(603g) Towards Continuous, Transferable and Sustainable mRNA Vaccine Manufacturing Processes | AIChE

(603g) Towards Continuous, Transferable and Sustainable mRNA Vaccine Manufacturing Processes


Kontoravdi, C., Imperial College London
Shah, N., Imperial College London
Background and motivation

RNA-based products have the potential to become one of the most disruptive modalities in the pharmaceutical landscape. In addition to the clinical success of mRNA vaccines against SARS-CoV-2, the COVID-19 pandemic has highlighted the key role that RNA production can play in disease management. Unlike conventional biologicals, these new products can be manufactured using disease-agnostic platform processes. They further rely on a relatively simple and rapid production system. However, large-scale manufacturing remains limited, highly centralized and in its infancy. For this recent technology to reach its full potential, process and platform development appear necessary. While multiple manufacturing routes are being explored, the switch to continuous operations has yet to be accurately evaluated. This study offers a robust assessment of this transition, elucidating the potential impact on cost, process capability, transferability and facility footprint.


The modelling framework integrates kinetic process modelling and process simulations to encompass the different unit proceduresoperations. Distinct batch and continuous models are developed and calibrated with experimental data. This holistic approach allows the prediction of critical quality attributes and techno-economic assessments under different realistic scenarios. Since many variabilities remain in these processes, a variance-based global sensitivity analysis is performed. 10,000 quasi-random sampling are is used to obtain a risk-based assessment for each model. Then, RS-HDMR metamodeling is implemented to accurately estimates of the sensitivity indices.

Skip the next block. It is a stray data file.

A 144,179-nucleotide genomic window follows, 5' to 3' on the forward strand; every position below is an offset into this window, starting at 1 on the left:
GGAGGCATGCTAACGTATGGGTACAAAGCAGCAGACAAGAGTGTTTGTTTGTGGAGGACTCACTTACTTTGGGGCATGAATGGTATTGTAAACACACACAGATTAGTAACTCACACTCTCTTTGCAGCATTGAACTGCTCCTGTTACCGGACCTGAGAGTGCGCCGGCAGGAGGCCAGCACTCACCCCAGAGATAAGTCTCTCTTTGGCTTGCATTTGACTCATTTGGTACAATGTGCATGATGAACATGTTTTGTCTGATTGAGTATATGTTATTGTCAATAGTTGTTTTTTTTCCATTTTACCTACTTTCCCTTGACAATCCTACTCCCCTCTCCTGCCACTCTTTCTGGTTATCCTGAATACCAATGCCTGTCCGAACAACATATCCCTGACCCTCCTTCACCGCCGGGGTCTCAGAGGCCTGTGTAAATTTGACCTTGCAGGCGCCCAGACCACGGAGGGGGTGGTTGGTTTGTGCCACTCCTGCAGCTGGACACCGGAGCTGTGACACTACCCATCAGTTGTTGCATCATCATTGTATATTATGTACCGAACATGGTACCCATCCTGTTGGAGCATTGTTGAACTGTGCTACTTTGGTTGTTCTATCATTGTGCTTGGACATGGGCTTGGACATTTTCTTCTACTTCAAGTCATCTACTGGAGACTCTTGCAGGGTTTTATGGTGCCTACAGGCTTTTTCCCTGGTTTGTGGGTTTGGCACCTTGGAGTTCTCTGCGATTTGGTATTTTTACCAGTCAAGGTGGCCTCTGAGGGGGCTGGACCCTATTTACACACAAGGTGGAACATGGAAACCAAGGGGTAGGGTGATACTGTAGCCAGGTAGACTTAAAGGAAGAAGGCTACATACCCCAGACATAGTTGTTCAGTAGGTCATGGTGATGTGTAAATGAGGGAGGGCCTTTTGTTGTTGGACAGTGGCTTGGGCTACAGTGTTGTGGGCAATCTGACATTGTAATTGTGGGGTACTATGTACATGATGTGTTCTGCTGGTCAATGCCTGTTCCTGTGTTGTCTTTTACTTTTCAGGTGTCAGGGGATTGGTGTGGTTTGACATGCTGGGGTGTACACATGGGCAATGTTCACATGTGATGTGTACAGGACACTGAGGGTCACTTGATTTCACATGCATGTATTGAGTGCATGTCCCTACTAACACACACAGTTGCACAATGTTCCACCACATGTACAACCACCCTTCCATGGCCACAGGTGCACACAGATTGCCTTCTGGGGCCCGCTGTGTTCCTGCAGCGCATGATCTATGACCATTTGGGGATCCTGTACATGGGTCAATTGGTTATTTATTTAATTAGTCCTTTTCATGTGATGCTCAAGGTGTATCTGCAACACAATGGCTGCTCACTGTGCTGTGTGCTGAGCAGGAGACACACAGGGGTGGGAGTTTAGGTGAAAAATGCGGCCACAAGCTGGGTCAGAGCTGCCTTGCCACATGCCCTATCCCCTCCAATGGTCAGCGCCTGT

The switch towards RNA continuous manufacturing appears highly attractive, greatly reducing manufacturing costs and footprint. First, the transition to Continuous In vitro Transcription (IvT) should be set as a priority, as the use of a plug-flow and packed-bed reactors significantly improves process performance. It also debottlenecks the end-to-end manufacturing process in most scenarios. In addition, for the same productivity, the IvT reactor scale can be divided by up to ten, resulting in smaller and more efficient facilities. Life cycle of resins and membranes could be also optimized, and the number of single-use equipment reduced. Capital Expenditure, for example, decreases by more than threefold. Continuous flow also drastically lowers IvT raw materials requirement, while process streamlining enables their partial recycling. Production costs can be thereby halved. Ultimately, this digital process replica can be readily used for process design in continuous mode. It allows the identification of numerous manufacturing trade-offs and the definition of a cost-effective design space. Beyond RNA titer, continuous manufacturing can steer the design space towards more e gentle, efficient and sustainable operating regions.

Conclusions and future perspectives

Overall, this analysis showcases the great potential of continuous processing. While international technology transfer is urgently needed, it our modelling framework provides investment and research directions towards sustainable, small-scale production platforms. Although regulatory and scientific barriers need to be overcome, a globally distributed network of such facilities can reshape the current manufacturing landscape. A more rapid, local and flexible RNA response can thus be envisioned. In the future, the integration of lifecycle assessment and supply chain modelling into this analysisthe framework would help to assess the feasibility and sustainability of this paradigm shift.